Then in 1965, disaster struck once again when Mike Findlay developed Tuberculosis and spent three months in hospital. Bass playing duties were covered during this time by Don Clarkson (ex-Peter Nelson and the Castaways).
After being spotted by Wellington entrepreneur Pat Trott, who worked with promoter Ken Cooper, the band did a few gigs in Christchurch and Wanganui plus a season at Wellington’s Downtown Club before moving to Wellington in January 1966 to take up a residency at The Place.
They were immediately in demand, playing the Ken Cooper circuit of nightclubs, dance halls, youth clubs and private gigs, often working five nights a week.
This was a perfect fit for the band, now officially called Sounds Unlimited. They were immediately in demand, playing the Ken Cooper circuit of nightclubs, dance halls, youth clubs and private gigs, often working five nights a week and often twice on Saturdays with a regular gig at the Platter Rack on Sunday nights.
No sooner had they moved than a new lead guitarist was recruited to replace Mark Tournquist. Down on holiday from Gisborne, Reno Tehei sat in with the band one night and was recruited immediately. With Bernie’s newly acquired Vox Continental organ, Johnny’s sax, and Reno’s lead guitar work, the role of rhythm guitar became superfluous so Mike Griffin left and returned to Palmerston North.
All that the group needed now, according to manager Ken Cooper, was a good front man. Cooper knew Alan Galbraith who had recently started working solo after his Nelson group, the Silhouettes, disbanded. He was flown over to meet the group and joined at the end of May 1966. Sounds Unlimited was now complete.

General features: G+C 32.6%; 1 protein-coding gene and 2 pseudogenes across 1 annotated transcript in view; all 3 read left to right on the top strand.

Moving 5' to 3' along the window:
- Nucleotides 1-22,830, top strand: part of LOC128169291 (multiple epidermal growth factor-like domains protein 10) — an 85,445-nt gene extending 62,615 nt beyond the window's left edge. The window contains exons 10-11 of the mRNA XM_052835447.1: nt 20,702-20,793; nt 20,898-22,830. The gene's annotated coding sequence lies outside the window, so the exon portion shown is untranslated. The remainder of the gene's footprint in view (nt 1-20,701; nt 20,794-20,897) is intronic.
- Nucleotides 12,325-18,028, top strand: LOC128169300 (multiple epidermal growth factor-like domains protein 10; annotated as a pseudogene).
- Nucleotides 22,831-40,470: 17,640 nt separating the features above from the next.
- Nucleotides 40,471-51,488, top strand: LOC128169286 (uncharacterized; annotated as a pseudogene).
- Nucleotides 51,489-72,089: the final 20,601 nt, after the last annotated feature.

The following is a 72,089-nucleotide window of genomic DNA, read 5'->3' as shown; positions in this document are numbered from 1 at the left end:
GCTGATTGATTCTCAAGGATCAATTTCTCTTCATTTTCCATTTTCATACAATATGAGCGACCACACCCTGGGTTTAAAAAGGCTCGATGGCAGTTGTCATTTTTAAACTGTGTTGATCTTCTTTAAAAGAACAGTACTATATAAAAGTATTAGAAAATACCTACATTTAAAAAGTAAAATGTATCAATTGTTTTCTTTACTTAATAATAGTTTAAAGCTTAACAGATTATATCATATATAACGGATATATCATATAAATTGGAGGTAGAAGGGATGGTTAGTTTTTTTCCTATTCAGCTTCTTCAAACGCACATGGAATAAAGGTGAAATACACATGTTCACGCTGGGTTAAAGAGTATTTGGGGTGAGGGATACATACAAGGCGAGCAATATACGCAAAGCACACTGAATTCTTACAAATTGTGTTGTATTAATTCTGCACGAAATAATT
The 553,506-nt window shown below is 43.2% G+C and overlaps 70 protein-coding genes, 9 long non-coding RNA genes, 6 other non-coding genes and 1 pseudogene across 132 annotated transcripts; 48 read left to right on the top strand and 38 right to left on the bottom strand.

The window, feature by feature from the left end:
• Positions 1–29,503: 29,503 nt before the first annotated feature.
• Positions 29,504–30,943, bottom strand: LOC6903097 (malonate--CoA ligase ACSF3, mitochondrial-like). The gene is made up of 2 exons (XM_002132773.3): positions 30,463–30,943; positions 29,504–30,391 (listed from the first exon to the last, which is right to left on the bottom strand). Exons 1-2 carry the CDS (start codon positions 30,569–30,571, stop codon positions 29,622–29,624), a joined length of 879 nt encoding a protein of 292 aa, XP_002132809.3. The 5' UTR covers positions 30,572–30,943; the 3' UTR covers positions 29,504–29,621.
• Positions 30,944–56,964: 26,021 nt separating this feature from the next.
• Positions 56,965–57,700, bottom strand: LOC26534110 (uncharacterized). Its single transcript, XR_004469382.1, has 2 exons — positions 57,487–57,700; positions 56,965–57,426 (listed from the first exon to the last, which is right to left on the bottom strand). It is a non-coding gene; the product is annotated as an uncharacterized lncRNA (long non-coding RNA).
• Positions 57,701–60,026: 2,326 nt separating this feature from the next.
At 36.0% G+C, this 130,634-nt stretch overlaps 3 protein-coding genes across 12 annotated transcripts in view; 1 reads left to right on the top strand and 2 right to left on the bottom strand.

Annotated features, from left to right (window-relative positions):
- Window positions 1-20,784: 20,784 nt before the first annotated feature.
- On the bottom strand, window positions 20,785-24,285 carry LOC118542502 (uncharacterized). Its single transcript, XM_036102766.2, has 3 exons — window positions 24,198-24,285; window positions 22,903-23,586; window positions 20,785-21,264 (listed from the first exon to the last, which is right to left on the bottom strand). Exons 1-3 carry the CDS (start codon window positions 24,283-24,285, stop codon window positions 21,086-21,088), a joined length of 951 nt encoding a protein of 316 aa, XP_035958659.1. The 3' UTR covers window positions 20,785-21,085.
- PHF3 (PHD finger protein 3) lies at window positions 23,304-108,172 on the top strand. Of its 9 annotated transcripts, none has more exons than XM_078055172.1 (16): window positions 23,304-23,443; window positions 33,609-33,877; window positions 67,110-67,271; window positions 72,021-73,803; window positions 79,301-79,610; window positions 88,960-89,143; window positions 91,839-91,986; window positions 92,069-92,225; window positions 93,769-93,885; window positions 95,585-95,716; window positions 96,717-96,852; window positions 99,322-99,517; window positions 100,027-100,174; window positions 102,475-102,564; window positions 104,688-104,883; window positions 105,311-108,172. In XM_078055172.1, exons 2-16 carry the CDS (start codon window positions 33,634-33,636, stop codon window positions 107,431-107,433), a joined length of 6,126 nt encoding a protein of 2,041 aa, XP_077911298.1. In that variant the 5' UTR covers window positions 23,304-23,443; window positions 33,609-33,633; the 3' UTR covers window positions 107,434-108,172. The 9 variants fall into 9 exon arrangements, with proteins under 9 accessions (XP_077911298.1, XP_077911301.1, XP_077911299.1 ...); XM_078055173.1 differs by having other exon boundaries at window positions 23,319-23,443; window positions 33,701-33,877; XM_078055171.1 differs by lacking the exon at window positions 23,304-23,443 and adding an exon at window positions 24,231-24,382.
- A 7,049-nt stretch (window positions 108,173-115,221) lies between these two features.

By the time Alan joined, Sounds Unlimited had already released their first single, sung by drummer Paddy Beach. ‘Tar and Cement’ b/w ‘The Power of Love’ climbed to No.3 on the New Zealand Hit Parade and gave the band their first – and only – real hit.
Meanwhile, on the Wellington club circuit they were hugely popular, thanks to a big live sound and eclectic mix of current pop hits. This, in many ways, was also to be their downfall.
Following ‘Tar And Cement’, the group recorded the rather bland ‘Honey And Wine’ b/w ‘Marble Breaks’ and ‘Iron Bends; Long Hair’, a novelty song sung by guitarist Reno; ‘Momma’s A Good Girl’ – the theme for a local TV show – and finally ‘Either Way I Lose’, a rather dramatic big ballad released as Alan Galbraith with Sounds Unlimited. Also in the mix were versions of Buck Owens’ ‘Loves Gonna Live Here’, a pop ditty called ‘Lollipop Train’, Georgie Fame’s ‘Yeh Yeh’, and a couple of other instrumentals.
All in all it was a rather weird selection of songs, chosen by HMV producer Nick Karavias. But too be fair, he struggled with the band’s lack of direction as much as they did themselves. In 1966, very few wrote their own songs. Working the clubs and being on TV meant playing the hits of the day.
Despite their obvious musicianship, it soon became obvious that all the members of Sounds Unlimited had different tastes and ambitions. Johnny McCormick was an excellent musician with one foot in the jazz camp; Reno was becoming a guitar hero in his own right; Alan wanted to be a pop star, while the originals – Paddy, Mike and Bernie, were happy just to keep going as a working club band.
Their popularity continued to grow in Wellington, but the end was probably in sight by the time Galbraith’s ‘Either Way I Lose’ was released as more or less a solo effort. But there was to be one last gasp, and this more or less coincided with another big change in the music scene.